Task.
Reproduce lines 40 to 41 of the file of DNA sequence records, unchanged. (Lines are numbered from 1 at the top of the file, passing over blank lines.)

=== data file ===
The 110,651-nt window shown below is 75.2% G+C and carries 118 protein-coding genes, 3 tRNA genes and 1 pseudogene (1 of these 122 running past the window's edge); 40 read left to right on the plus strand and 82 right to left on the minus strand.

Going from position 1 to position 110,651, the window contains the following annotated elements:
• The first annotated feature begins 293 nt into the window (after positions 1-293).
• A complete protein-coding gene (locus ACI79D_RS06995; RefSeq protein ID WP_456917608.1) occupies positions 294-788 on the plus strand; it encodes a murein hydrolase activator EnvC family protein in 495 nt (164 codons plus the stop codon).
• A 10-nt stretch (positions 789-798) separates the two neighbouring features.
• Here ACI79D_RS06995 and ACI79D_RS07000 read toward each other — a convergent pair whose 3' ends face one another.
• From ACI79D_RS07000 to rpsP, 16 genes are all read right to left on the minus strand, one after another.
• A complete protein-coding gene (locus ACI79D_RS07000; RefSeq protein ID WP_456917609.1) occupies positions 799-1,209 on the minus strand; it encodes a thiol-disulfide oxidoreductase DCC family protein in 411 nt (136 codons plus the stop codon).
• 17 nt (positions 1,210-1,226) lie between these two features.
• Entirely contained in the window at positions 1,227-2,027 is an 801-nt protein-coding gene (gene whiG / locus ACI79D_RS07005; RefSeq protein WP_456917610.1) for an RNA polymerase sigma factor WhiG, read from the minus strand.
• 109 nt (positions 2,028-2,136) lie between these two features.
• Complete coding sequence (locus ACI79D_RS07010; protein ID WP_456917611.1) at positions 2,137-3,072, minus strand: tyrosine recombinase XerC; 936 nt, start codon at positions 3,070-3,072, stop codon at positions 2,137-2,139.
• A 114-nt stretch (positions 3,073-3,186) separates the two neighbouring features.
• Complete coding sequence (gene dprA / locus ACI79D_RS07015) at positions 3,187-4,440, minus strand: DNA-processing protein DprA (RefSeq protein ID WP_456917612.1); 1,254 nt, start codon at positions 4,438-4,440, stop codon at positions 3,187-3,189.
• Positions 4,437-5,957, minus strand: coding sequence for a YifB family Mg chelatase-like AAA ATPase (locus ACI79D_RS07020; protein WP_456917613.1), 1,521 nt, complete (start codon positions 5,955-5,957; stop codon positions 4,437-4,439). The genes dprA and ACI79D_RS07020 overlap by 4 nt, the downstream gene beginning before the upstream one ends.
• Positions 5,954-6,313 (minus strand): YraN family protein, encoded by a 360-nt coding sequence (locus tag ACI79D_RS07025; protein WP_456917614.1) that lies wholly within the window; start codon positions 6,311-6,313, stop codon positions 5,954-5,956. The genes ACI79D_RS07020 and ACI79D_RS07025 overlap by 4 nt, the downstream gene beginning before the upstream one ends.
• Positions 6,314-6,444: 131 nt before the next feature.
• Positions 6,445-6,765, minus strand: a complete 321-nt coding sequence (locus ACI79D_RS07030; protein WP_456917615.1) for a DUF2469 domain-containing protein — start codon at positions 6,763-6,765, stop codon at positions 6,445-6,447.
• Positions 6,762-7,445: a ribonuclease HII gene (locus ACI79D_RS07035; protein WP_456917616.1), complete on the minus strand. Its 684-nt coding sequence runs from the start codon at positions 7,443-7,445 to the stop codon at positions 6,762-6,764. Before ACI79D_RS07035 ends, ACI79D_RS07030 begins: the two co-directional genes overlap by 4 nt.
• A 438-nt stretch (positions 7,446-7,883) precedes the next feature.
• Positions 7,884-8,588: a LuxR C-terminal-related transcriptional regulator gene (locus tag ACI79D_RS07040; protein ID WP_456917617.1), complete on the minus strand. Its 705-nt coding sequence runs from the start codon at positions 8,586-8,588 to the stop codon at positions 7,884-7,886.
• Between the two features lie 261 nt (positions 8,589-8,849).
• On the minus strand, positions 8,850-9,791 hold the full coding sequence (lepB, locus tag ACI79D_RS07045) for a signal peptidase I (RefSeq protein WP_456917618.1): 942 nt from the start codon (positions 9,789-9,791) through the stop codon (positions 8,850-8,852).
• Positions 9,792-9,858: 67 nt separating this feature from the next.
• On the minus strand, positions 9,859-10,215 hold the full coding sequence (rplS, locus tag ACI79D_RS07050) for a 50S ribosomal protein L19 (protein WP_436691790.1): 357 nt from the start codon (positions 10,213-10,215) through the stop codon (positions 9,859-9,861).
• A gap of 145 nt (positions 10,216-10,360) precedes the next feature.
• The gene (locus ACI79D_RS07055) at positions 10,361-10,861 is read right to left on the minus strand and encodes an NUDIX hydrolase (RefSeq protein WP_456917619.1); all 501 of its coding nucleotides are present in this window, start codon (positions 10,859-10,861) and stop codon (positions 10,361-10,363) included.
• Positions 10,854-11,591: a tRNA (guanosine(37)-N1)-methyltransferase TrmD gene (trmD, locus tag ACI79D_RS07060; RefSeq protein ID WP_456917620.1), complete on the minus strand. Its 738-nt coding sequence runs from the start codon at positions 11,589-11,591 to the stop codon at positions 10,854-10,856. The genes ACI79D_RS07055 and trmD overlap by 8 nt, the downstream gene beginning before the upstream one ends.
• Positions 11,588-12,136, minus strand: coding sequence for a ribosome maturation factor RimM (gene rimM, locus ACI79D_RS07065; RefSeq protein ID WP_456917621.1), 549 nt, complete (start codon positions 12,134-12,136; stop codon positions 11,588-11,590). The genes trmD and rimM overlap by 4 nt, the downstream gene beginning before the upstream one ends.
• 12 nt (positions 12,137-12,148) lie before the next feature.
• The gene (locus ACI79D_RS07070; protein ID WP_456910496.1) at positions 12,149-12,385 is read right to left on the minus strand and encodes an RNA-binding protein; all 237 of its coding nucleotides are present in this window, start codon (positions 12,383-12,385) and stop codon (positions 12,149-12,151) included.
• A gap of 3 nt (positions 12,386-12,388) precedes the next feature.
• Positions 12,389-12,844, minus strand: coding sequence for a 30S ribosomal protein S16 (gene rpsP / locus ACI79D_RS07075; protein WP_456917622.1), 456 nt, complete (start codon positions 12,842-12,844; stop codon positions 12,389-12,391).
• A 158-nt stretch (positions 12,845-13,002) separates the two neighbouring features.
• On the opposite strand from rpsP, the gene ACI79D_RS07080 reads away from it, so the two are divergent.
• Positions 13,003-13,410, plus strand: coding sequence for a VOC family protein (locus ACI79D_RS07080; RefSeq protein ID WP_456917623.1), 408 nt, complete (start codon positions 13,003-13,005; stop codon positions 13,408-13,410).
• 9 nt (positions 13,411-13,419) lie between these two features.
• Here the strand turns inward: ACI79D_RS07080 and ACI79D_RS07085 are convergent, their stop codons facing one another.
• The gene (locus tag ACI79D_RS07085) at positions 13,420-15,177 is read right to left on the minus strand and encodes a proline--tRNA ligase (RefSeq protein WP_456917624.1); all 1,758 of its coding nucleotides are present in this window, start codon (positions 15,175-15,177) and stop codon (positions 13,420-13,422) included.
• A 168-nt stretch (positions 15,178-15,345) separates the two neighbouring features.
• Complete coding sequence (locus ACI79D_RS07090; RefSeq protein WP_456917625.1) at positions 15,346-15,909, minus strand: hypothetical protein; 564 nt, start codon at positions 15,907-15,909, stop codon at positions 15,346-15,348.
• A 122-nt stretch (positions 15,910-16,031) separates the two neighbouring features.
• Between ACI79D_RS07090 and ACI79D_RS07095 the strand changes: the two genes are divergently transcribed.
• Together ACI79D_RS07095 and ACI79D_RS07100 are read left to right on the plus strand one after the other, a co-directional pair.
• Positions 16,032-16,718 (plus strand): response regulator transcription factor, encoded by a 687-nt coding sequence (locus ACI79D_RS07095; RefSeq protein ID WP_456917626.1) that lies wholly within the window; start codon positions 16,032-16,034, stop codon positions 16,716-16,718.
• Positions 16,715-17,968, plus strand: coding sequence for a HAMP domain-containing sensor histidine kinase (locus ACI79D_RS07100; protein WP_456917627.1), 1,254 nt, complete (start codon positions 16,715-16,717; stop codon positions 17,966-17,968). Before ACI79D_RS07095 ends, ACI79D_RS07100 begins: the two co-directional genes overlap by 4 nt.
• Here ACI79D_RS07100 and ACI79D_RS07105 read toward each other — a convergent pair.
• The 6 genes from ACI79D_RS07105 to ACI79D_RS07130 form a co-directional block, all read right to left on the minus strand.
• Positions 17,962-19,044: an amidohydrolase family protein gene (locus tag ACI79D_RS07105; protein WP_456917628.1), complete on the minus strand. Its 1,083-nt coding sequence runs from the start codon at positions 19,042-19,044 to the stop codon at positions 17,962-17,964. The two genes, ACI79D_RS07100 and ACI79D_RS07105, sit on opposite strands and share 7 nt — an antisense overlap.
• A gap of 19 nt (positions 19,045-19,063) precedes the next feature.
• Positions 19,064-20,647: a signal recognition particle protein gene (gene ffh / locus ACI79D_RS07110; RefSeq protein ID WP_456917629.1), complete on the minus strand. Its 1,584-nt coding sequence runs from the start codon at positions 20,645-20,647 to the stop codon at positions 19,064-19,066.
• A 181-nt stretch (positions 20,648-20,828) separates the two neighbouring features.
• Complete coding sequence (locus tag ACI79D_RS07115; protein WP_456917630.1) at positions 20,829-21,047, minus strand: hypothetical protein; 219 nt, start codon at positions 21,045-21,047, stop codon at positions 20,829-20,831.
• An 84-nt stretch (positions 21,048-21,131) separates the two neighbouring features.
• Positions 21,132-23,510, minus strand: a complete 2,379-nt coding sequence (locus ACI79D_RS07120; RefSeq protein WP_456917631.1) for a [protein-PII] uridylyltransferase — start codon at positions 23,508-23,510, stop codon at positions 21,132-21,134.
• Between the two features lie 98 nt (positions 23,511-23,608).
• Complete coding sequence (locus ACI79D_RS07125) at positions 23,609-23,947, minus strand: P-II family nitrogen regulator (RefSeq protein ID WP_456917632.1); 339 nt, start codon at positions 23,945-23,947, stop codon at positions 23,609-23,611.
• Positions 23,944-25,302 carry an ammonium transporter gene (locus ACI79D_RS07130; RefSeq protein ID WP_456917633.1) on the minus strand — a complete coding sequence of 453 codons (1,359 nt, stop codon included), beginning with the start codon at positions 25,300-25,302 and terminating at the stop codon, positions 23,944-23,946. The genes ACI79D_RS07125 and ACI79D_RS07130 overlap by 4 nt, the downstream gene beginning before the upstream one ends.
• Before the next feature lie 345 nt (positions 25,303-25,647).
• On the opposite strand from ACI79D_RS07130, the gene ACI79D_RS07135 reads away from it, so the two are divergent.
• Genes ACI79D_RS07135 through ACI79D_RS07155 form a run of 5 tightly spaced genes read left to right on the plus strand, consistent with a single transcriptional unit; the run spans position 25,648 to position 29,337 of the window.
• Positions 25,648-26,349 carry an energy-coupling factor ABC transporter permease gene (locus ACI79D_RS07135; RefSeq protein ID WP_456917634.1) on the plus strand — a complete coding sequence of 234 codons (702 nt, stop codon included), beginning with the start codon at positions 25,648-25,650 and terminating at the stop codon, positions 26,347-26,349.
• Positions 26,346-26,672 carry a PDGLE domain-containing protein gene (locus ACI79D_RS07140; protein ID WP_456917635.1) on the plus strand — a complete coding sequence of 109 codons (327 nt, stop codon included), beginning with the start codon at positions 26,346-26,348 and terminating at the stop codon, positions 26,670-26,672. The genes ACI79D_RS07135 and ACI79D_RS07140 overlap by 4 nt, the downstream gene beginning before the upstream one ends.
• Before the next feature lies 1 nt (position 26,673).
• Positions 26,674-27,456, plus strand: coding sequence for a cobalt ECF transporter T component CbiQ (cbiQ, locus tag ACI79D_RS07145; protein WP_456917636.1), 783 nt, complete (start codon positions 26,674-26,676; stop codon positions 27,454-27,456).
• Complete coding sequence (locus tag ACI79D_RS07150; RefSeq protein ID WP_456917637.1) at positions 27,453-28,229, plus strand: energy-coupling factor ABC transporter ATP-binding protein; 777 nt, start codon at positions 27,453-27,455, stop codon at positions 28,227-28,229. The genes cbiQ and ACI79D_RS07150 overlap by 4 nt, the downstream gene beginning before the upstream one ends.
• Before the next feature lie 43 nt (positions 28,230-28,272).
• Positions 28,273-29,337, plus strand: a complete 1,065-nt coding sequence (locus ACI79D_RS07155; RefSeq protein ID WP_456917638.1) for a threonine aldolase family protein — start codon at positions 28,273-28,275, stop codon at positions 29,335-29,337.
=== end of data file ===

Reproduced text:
• A 168-nt stretch (positions 15,178-15,345) separates the two neighbouring features.
• Complete coding sequence (locus ACI79D_RS07090; RefSeq protein WP_456917625.1) at positions 15,346-15,909, minus strand: hypothetical protein; 564 nt, start codon at positions 15,907-15,909, stop codon at positions 15,346-15,348.